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Mobile software reinventing healthcare in developing world

EpiSurveyor is now the most widely adopted open source mobile health software in the world, technology that is not only saving lives, but also changing the face of the public health system worldwide.

Merging Dr. Joel Selanikio's expertise in the areas of computer science, medicine and public health with his business partner's background in technology spurred the development of a sustainable mobile software tool to aid in disease surveillance and the collection of public health data in developing nations. EpiSurveyor has been officially established as an electronic data collection standard by the World Health Organization.

"Unfortunately, until now very few people have looked at cell phones as a capable computing platform, and so the advance on the computing side hasn't been as dramatic as that on the communications side," Dr. Selanikio said.

"For the purpose of public health data collection and analysis and reporting (for which you could read ?public health knowing what the heck is actually going on with the health of the population'), we aim to change that by using mobiles as the computers they truly are: allowing mobile data collection, wireless data transfer, instantaneous analysis and reporting, and many other features that will increase the speed and the accuracy of the systems by which the healthcare system provides for distribution of lifesaving medications, training of health workers, reporting of diseases, investigation of outbreaks and many other things," he said.

Public health, like any large-scale enterprise, depends on good data to operate effectively: decision makers need to know what problems affect the population (e.g., what percentage of the population is infected with HIV?), how well their solutions are working (e.g., what percentage of children were actually vaccinated last year?), and how their system is operating (e.g., what percentage of clinics have run out of essential medications each month?).

All of that information must be collected systematically by means of surveys, usually on paper.

EpiSurveyor has so far done one thing very well: It allows public health workers to more efficiently collect that data.

Before EpiSurveyor, you had two choices for data collection: collect it slowly and inefficiently, but cheaply, on paper, or collect it rapidly and efficiently on mobile devices, after spending tens or hundreds of thousands of dollars on consultants and programmers to manage the process.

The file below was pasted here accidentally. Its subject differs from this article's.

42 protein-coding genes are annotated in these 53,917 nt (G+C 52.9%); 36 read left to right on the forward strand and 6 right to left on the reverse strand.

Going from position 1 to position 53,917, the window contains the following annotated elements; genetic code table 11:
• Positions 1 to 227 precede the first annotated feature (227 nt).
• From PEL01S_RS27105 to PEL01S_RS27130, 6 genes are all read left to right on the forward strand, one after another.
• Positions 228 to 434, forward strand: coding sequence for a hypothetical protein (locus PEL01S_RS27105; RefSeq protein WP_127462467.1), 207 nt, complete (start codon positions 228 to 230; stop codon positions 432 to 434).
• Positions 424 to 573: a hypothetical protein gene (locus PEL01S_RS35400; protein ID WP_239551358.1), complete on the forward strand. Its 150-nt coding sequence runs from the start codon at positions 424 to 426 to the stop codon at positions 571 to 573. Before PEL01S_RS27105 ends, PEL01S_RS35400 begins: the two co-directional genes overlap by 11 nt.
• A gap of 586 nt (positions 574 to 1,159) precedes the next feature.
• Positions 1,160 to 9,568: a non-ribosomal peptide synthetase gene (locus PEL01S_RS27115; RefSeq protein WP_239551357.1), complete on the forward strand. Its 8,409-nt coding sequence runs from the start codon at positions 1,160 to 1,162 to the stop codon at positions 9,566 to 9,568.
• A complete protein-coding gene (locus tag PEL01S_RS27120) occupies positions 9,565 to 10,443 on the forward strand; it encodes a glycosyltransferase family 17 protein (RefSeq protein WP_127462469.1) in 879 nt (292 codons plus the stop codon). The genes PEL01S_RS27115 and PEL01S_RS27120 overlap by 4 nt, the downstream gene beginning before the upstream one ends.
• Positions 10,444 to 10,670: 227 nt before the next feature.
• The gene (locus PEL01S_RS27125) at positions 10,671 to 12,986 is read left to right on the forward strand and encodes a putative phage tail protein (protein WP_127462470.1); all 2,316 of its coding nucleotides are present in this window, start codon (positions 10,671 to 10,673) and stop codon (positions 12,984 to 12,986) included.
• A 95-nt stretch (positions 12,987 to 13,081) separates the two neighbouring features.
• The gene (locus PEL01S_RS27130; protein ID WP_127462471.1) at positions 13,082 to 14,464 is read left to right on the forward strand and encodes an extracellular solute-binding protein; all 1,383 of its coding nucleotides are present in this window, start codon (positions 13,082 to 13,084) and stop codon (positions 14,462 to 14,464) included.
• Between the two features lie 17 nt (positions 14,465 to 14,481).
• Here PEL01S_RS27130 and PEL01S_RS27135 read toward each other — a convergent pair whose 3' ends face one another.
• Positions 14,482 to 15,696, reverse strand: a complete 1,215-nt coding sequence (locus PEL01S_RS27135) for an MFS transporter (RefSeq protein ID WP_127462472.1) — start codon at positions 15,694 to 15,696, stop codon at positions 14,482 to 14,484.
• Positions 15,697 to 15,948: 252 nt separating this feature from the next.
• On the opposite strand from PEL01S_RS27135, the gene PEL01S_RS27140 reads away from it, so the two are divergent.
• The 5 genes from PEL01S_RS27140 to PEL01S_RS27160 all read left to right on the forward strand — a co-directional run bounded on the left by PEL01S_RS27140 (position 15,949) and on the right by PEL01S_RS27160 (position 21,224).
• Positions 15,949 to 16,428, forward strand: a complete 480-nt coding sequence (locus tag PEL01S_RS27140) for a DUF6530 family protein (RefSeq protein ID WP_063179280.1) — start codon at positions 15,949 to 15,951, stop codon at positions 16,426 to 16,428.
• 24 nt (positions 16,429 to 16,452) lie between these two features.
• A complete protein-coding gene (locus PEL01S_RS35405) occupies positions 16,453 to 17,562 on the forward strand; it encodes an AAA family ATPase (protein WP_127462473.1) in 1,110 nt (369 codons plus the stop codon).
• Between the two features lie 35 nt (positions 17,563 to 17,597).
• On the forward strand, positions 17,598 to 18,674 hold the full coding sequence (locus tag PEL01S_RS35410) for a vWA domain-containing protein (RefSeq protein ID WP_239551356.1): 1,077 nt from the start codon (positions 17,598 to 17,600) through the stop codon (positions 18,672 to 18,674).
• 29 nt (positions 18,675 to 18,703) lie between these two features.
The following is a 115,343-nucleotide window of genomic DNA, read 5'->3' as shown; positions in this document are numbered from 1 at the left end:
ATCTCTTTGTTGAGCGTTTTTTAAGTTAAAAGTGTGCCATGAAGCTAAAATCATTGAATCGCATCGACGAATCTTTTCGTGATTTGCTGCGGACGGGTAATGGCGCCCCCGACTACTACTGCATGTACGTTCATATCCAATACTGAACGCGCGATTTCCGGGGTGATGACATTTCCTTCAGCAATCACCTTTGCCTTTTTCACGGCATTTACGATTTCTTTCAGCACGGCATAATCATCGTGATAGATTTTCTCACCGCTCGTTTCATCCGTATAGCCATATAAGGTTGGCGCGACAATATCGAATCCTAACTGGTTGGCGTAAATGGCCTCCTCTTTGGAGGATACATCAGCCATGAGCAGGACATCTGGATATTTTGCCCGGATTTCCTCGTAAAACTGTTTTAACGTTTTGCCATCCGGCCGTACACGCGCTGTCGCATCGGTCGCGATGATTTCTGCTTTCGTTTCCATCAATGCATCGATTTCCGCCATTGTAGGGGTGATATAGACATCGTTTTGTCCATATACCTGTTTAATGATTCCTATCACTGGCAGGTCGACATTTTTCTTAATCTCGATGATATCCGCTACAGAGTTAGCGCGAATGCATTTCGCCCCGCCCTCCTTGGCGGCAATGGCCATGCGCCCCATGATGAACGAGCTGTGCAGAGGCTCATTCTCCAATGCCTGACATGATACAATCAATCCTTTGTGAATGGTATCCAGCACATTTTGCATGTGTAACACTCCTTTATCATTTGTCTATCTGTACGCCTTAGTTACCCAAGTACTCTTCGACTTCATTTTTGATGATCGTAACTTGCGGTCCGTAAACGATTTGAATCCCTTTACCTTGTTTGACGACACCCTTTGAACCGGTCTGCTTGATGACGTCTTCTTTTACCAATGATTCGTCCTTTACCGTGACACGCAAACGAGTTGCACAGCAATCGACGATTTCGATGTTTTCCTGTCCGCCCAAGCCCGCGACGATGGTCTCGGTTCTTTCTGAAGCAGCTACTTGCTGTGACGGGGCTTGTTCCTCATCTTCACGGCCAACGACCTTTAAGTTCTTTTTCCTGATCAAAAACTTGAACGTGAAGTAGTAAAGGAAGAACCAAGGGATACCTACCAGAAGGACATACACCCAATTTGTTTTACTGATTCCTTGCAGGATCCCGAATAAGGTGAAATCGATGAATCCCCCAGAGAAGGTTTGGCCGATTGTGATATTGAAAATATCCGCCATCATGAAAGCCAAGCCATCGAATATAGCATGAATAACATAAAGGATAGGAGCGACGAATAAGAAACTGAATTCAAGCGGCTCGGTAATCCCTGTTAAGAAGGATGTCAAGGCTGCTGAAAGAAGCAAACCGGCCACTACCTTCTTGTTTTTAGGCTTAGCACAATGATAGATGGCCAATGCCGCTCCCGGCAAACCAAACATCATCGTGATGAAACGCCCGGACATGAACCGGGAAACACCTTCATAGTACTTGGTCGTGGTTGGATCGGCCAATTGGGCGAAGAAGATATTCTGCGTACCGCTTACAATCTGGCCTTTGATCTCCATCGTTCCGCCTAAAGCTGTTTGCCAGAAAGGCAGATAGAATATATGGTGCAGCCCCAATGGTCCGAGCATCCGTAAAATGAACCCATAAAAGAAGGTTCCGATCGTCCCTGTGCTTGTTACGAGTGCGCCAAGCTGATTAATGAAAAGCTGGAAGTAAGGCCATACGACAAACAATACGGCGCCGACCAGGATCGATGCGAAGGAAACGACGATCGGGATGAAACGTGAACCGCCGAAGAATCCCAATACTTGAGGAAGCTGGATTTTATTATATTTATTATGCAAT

"With EpiSurveyor, we eliminate the consultants and programmers, allowing any public health worker to easily create efficient data collection systems," Dr. Selianikio said. "The terrible choice between paper and expensive computing has been replaced by the ability to use computers inexpensively and effectively."

EpiSurveyor is a free, open source software package that enables health workers to quickly and easily create data collection systems on mobile devices.

Health workers in Kenya were the first to be trained in EpiSurveyor; in 2008 the Kenyan Ministry of Health budgeted more than $100,000 towards the purchase of PDAs and the training of nearly every health officer in the ministry.

The Lemelson-MIT Program has named Dr. Selanikio as the recipient of the 2009 $100,000 Lemelson-MIT Award for Sustainability in recognition of his accomplishments in public health and international development.

Dr. Selanikio, co-founder of DataDyne and assistant professor of pediatrics at Georgetown University Hospital in Washington, DC, will accept the award and present his innovation to the public at Massachusetts Institute of Technology (MIT) during the Lemelson-MIT Program's third-annual EurekaFest, a multi-day celebration of the inventive spirit, on June 24-27.

Improving methods of data collection
Dr. Selanikio became devoted to improving data collection in public health while working as a U.S. Public Health Service officer at the Centers for Disease Control and Prevention.

He found that existing means of data collection for disease surveillance and immunization programs were inefficient -- health workers carried hundreds of thousands of sheets of paper to the field, a process that was inconvenient, expensive and environmentally unsound.